This is a strong opener for Tales of Metropolis. The story is fast paced and well written, with convincing dialogue and a good sense of character from the pen of writer Sean Lewis. Olsen’s narration via internal monologue works well here, serving to take us down those mean streets of Metropolis with him as he searches for the missing kids.

Art is dynamic and expressive, with a clean, well executed style which renders the characters in a really pleasing way. As I look at Sami Basri and Ulises Arreola’s work, I see some hints of manga/anime influences blended in with a distinctly modern western style and, especially when considered along with the colours, the art could easily be the basis for the look of another run of animated shorts (Tales of Metropolis was a series of animated shorts featuring some of said city’s more notable characters). Basri’s characters are lively and engaging, and each panel has gorgeous and vivid colours from Arreola, making for a great first outing.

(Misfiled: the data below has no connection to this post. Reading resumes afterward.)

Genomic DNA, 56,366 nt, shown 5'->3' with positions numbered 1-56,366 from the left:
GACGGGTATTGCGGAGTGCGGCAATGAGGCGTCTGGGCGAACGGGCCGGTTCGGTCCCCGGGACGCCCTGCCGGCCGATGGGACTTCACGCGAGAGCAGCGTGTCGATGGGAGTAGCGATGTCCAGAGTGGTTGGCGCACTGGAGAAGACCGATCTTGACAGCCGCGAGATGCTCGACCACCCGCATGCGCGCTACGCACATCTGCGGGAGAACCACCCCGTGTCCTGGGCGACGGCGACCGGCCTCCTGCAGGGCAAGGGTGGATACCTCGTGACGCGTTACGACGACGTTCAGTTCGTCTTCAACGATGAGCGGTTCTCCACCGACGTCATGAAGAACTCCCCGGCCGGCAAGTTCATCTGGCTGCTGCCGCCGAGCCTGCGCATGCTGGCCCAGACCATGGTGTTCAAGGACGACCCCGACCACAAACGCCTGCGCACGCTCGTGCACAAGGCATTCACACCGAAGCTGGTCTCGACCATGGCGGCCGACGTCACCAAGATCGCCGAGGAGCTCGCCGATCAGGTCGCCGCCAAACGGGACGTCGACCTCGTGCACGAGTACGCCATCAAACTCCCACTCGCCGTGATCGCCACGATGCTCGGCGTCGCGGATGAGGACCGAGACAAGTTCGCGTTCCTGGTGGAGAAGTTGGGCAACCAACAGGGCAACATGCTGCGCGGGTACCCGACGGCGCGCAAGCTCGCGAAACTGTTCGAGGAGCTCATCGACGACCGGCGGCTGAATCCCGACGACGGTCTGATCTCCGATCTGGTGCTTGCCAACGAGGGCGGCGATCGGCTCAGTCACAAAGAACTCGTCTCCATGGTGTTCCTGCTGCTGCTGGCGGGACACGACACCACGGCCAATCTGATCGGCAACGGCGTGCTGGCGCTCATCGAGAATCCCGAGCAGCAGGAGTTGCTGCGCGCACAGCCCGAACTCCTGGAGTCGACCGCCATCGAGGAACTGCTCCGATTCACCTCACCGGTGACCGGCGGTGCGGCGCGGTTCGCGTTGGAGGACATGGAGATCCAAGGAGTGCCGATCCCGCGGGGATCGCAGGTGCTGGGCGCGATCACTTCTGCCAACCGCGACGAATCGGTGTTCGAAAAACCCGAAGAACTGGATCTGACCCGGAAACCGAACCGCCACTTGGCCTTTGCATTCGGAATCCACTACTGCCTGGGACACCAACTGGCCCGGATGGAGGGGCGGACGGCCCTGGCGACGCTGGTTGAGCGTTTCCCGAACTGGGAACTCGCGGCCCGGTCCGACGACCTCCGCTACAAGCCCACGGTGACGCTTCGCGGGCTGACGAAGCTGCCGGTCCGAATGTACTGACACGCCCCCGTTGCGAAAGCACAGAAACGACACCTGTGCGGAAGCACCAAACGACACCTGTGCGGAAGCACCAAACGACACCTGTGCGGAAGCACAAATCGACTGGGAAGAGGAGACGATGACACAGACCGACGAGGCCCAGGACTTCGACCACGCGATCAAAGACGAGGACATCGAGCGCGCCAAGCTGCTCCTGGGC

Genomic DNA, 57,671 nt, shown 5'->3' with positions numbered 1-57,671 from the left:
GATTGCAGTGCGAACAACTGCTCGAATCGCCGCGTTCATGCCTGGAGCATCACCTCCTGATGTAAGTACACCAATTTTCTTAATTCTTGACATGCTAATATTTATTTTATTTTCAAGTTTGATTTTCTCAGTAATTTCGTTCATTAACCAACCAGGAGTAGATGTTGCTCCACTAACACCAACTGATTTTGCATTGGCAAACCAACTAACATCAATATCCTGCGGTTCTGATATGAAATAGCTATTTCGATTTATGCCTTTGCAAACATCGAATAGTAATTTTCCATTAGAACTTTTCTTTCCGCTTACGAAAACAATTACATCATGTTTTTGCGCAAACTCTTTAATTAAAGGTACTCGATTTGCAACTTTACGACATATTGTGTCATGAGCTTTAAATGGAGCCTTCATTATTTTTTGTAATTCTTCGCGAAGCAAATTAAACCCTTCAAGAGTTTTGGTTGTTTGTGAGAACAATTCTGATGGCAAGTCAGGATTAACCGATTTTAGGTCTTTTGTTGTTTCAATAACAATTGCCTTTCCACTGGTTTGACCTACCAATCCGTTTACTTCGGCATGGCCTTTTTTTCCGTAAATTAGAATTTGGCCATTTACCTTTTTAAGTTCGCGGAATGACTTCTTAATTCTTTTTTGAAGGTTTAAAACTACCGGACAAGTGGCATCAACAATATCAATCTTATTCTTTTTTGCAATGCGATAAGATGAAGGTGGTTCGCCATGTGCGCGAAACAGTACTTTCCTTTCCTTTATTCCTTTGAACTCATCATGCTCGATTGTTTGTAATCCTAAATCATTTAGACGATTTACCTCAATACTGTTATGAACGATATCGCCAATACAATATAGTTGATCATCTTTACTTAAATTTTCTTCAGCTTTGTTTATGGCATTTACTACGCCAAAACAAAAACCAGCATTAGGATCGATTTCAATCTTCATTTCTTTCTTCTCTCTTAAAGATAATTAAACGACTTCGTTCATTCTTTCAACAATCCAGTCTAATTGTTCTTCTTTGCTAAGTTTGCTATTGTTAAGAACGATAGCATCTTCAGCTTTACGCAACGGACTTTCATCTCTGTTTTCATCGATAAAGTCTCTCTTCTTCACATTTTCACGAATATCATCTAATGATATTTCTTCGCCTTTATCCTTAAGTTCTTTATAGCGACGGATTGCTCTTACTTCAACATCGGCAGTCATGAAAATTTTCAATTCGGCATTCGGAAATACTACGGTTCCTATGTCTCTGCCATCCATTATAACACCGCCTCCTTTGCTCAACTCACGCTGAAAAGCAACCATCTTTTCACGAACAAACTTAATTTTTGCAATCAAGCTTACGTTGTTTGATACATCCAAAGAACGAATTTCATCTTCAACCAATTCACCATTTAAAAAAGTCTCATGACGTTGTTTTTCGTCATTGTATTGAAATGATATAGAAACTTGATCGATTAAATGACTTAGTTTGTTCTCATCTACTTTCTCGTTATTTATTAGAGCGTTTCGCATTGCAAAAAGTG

Verdict

Here’s an issue where we see the close of one story and greet the start of another. It’s an easy recommendation, as the closing of Superman’ story contains some unforgettable and classic moments. Meanwhile, the new Jimmy Olsen and Guardian tale has plenty to offer and feels both a contrast and compliment to the lead story. Action Comics remains a really nice title in the DC lineup. If you haven’t done so before, consider jumping on board, as new storylines begin.

(Suggested ages 13+ by DC)


Review by Andy Flood, 26/10/21

Alien #2 Review


Alien #2
Reviewed by Taz Maz

Written by: Phillip Kennedy Johnson 
Art by: Salvador Larroca

Released: April 2021
Publisher: Marvel Comics


Alien #2’s cover of a ghostly Alien (Xenomorph) super-imposed on our protagonist, Gabe, had me eagerly anticipating what kind of direction this new story was going to develop.

In the first issue we learned that Gabe had been cocooned by xenomorphs in the past and his experience had been instrumental in the ongoing research at the Weyland-Yutani Epsilon station.  Issue #2 Return to Epsilon Station opens with a time line summary of events that bring us up to speed with all things Alien up to this point.